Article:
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View Full Version : question about racquet customization - static weight, sw, balance

treblings
11-07-2012, 05:14 AM
if two racquets have the same weight and balance point, their swing weight should be identical? true or false:)

TennisCJC
11-07-2012, 06:13 AM
False. SW is determined by how the weight is distributed along the length of the racket. Weight at the tip of the head has a much bigger impact than weight in the middle of the racket. A very polarized racket with more weight at the tip of the head and tip of the handle would have a higher SW than a depolarized racket with weight more in the middle of the racket. But, the static weight and balance could be exactly the same for the polarized and depolarized rackets.

treblings
11-07-2012, 08:50 AM
False. SW is determined by how the weight is distributed along the length of the racket. Weight at the tip of the head has a much bigger impact than weight in the middle of the racket. A very polarized racket with more weight at the tip of the head and tip of the handle would have a higher SW than a depolarized racket with weight more in the middle of the racket. But, the static weight and balance could be exactly the same for the polarized and depolarized rackets.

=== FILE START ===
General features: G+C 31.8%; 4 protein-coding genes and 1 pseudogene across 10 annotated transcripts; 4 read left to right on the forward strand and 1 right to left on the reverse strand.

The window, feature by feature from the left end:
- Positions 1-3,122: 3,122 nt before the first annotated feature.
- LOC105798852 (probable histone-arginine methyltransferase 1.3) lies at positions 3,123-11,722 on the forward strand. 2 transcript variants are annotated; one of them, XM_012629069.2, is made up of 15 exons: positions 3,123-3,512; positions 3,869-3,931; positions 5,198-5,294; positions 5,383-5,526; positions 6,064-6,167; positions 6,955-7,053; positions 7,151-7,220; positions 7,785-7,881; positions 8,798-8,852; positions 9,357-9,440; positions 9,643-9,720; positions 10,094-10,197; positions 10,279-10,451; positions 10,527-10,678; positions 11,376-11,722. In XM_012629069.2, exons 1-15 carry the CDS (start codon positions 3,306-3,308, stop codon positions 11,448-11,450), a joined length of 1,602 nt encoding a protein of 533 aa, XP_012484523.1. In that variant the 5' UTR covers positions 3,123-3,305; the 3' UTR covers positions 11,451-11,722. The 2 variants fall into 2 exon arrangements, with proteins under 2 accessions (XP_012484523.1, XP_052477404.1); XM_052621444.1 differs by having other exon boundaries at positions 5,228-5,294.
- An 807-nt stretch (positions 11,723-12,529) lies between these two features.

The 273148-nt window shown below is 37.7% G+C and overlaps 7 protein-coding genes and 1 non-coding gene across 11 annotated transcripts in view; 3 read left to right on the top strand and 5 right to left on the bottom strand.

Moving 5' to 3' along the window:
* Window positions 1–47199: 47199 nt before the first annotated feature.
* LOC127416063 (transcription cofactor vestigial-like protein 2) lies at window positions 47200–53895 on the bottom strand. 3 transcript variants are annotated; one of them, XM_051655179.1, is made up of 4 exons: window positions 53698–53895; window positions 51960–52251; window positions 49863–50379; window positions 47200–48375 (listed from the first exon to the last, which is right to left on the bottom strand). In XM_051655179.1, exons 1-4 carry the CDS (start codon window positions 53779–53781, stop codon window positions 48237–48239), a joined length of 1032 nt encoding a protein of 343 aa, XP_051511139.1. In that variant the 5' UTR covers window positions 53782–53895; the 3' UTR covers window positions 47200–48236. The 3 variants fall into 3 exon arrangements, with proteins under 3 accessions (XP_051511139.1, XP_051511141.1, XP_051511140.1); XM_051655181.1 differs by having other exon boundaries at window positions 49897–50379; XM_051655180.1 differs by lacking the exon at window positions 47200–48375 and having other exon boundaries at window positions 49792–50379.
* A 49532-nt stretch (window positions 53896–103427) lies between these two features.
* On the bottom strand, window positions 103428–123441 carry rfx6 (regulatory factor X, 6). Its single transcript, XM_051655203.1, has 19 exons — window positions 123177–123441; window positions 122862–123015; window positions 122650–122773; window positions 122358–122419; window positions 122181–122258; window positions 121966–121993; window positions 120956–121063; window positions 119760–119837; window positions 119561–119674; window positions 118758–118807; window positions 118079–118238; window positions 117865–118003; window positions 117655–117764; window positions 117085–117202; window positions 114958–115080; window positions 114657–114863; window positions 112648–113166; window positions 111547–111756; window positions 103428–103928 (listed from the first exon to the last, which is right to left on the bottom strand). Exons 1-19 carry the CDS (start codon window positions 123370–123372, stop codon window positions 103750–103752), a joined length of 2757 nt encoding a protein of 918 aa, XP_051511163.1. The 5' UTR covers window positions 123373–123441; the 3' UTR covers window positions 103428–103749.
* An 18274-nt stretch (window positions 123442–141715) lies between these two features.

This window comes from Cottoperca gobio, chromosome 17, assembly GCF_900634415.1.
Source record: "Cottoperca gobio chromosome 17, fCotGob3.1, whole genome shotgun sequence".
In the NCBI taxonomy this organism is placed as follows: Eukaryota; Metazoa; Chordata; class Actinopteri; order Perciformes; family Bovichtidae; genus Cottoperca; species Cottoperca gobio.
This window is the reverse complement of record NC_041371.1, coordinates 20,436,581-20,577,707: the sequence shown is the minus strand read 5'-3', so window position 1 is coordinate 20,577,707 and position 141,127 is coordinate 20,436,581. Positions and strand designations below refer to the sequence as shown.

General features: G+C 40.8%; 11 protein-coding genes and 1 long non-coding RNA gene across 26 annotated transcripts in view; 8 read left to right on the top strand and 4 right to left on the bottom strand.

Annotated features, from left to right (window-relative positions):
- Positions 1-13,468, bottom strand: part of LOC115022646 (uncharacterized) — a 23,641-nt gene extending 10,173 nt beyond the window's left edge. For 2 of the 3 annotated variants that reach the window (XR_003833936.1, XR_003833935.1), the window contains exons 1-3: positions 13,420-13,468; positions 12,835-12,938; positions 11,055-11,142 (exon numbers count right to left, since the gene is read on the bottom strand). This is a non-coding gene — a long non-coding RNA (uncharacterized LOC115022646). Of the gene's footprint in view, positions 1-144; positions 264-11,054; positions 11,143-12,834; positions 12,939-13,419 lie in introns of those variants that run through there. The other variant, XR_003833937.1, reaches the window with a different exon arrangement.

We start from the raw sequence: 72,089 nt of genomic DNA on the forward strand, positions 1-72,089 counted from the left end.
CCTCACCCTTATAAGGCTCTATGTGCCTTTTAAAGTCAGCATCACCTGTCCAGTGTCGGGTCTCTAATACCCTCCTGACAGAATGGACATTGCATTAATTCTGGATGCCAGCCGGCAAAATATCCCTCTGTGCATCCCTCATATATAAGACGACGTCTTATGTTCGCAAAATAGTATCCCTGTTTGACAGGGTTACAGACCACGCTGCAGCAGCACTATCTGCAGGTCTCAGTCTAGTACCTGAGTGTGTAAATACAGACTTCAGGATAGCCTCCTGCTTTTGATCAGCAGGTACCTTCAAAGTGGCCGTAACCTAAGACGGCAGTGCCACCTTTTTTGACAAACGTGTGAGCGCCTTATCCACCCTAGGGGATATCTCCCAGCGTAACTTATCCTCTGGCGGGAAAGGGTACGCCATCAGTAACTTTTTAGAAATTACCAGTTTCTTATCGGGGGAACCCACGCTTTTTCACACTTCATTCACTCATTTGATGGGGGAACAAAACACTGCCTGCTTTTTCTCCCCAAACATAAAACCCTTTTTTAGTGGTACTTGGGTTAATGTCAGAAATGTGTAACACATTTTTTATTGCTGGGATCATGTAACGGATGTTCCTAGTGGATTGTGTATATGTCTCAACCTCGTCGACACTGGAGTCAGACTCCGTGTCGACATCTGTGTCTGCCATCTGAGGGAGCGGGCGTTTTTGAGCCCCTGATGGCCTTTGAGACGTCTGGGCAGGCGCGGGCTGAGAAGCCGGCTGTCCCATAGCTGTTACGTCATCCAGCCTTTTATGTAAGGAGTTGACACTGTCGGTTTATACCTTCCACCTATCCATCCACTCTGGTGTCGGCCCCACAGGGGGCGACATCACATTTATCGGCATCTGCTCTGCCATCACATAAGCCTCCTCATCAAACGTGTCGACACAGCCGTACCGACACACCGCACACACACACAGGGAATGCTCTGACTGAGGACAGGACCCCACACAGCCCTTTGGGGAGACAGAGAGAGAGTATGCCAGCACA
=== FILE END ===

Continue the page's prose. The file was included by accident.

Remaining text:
thatīs a clear answer, and it makes sense. thank you for that.
may i take this a step further. what if i have bought two racquets. same model, as i want a backup that is identical. same weight and balance. do i have to worry about the swingweight? since itīs the same model

ChicagoJack
11-07-2012, 08:52 AM
Yup, TennisCJC is correct. There are multiple ways to get the same balance point.

Racquet A is : ••••=== ------------------- ••••

Racquet B is : ======---••••••••------------

In the example above, both stock frames started out with the same balance point and total mass.

Racquet A, had another 4 grams of silicone injected into the pallete, and 4 grams of lead added at the tip.

Racquet B, had 8 grams of lead tape added right at the balance point in the throat. Because the lead is centered on the bal point, the balance does not change.